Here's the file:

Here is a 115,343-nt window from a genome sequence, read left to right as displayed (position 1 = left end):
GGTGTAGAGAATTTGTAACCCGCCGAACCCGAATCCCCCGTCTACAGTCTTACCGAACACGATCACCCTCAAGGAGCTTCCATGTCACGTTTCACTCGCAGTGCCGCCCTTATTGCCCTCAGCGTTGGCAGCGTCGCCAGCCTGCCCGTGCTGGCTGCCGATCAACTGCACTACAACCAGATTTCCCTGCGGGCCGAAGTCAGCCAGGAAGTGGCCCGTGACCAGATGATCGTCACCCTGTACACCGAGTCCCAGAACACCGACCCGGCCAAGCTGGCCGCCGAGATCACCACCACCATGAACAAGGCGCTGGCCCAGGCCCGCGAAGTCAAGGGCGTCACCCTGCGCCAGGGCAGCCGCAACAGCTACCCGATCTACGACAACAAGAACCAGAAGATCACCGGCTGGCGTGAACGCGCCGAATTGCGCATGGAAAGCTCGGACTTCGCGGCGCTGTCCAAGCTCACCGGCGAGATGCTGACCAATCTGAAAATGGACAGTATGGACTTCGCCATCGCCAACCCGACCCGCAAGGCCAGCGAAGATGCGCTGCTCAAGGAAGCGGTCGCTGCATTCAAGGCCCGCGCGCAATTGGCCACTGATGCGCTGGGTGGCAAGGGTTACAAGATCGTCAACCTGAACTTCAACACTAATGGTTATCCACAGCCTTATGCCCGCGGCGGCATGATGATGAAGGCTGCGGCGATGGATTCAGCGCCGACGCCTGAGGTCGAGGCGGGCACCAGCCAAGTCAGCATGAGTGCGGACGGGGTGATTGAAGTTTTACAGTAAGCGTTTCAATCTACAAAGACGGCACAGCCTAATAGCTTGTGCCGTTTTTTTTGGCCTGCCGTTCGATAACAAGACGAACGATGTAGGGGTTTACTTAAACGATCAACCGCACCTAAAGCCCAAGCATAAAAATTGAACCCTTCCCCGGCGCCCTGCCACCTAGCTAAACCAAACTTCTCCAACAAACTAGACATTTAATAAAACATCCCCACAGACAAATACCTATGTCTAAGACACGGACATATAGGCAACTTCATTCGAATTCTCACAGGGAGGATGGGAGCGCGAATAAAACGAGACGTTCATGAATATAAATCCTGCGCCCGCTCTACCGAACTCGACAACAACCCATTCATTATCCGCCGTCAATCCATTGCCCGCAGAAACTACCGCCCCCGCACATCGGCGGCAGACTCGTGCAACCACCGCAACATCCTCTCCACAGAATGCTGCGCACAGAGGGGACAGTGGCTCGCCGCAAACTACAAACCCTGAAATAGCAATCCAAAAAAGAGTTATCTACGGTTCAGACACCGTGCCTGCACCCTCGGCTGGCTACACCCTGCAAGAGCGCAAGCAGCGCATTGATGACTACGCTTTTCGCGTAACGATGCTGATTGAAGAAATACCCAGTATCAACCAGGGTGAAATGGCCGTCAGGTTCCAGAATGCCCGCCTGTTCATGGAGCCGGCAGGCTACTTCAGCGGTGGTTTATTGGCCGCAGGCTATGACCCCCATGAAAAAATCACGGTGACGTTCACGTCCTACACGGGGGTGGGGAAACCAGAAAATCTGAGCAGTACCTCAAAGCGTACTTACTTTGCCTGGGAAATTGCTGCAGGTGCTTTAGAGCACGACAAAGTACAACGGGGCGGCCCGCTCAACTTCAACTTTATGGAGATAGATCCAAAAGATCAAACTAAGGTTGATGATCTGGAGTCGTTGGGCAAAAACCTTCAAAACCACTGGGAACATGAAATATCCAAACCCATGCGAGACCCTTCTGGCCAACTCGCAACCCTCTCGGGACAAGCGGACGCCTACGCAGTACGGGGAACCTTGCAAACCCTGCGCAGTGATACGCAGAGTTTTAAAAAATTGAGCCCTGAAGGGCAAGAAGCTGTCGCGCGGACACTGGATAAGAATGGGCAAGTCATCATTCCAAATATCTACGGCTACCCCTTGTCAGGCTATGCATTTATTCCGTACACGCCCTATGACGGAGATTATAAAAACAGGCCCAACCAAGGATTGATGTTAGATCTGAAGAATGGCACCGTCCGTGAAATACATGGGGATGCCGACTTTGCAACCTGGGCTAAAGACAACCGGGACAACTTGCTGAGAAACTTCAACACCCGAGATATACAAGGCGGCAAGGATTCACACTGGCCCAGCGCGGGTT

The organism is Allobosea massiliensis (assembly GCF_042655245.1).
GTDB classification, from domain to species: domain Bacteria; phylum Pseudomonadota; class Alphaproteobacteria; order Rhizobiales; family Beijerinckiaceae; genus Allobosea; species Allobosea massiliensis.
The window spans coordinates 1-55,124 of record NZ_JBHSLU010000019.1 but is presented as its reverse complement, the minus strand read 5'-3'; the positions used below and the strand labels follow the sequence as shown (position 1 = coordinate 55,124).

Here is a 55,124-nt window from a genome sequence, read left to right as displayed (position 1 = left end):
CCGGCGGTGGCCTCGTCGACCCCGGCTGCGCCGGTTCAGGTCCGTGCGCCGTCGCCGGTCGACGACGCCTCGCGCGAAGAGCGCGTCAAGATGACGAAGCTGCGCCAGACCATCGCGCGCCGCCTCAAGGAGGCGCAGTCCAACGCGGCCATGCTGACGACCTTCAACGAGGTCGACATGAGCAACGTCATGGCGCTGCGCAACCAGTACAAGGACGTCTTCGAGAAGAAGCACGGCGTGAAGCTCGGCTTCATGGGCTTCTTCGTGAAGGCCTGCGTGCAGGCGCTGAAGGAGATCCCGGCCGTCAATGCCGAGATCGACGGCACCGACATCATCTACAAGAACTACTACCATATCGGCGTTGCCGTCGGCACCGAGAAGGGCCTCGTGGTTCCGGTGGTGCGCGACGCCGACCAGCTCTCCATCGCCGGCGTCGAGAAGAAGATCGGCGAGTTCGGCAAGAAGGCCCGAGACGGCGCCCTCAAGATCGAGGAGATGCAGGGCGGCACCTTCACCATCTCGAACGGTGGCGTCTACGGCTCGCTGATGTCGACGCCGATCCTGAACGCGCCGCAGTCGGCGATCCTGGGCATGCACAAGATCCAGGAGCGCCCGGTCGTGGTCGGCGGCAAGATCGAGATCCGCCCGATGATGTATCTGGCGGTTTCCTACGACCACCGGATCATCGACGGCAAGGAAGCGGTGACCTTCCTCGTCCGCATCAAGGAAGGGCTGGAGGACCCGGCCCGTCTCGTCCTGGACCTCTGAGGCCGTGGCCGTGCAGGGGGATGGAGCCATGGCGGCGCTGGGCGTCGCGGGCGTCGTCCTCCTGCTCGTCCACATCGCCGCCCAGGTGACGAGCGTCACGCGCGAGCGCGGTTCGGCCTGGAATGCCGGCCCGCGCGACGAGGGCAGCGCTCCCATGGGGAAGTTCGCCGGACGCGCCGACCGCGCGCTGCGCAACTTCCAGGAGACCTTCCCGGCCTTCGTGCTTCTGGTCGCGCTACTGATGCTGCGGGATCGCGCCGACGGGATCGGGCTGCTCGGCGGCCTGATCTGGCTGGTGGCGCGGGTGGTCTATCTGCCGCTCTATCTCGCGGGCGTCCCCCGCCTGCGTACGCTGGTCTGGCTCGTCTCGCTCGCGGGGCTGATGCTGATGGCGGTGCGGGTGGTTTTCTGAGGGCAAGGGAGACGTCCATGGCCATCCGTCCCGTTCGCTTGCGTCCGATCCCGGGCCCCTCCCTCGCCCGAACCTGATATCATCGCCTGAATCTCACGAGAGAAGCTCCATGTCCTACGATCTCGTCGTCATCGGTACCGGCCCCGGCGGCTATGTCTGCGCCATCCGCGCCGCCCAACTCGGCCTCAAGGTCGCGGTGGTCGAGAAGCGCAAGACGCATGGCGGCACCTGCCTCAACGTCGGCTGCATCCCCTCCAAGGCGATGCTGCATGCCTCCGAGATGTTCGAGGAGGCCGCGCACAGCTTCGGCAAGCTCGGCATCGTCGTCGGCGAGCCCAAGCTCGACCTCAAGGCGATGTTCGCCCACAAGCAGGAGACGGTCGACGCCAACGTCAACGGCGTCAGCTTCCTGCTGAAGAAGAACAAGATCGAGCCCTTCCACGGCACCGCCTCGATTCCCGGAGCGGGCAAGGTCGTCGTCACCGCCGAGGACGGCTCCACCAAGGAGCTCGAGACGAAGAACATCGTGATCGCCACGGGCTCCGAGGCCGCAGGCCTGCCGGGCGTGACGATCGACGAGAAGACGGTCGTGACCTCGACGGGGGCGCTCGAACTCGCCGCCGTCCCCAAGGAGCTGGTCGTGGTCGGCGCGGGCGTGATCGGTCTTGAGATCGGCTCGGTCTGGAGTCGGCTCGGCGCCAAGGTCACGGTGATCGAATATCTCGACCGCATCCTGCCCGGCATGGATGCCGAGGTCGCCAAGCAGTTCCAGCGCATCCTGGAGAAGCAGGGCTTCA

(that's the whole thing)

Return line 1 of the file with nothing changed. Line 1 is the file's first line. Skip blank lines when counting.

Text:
Here is a 115,343-nt window from a genome sequence, read left to right as displayed (position 1 = left end):